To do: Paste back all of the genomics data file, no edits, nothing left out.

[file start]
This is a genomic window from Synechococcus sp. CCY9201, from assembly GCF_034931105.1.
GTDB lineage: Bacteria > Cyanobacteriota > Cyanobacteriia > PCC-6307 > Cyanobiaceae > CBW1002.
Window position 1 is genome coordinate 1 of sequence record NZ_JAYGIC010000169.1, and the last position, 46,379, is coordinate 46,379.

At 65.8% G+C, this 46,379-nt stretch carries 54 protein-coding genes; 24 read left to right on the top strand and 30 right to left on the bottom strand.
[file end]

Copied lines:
This is a genomic window from Synechococcus sp. CCY9201, from assembly GCF_034931105.1.
GTDB lineage: Bacteria > Cyanobacteriota > Cyanobacteriia > PCC-6307 > Cyanobiaceae > CBW1002.
Window position 1 is genome coordinate 1 of sequence record NZ_JAYGIC010000169.1, and the last position, 46,379, is coordinate 46,379.

At 65.8% G+C, this 46,379-nt stretch carries 54 protein-coding genes; 24 read left to right on the top strand and 30 right to left on the bottom strand.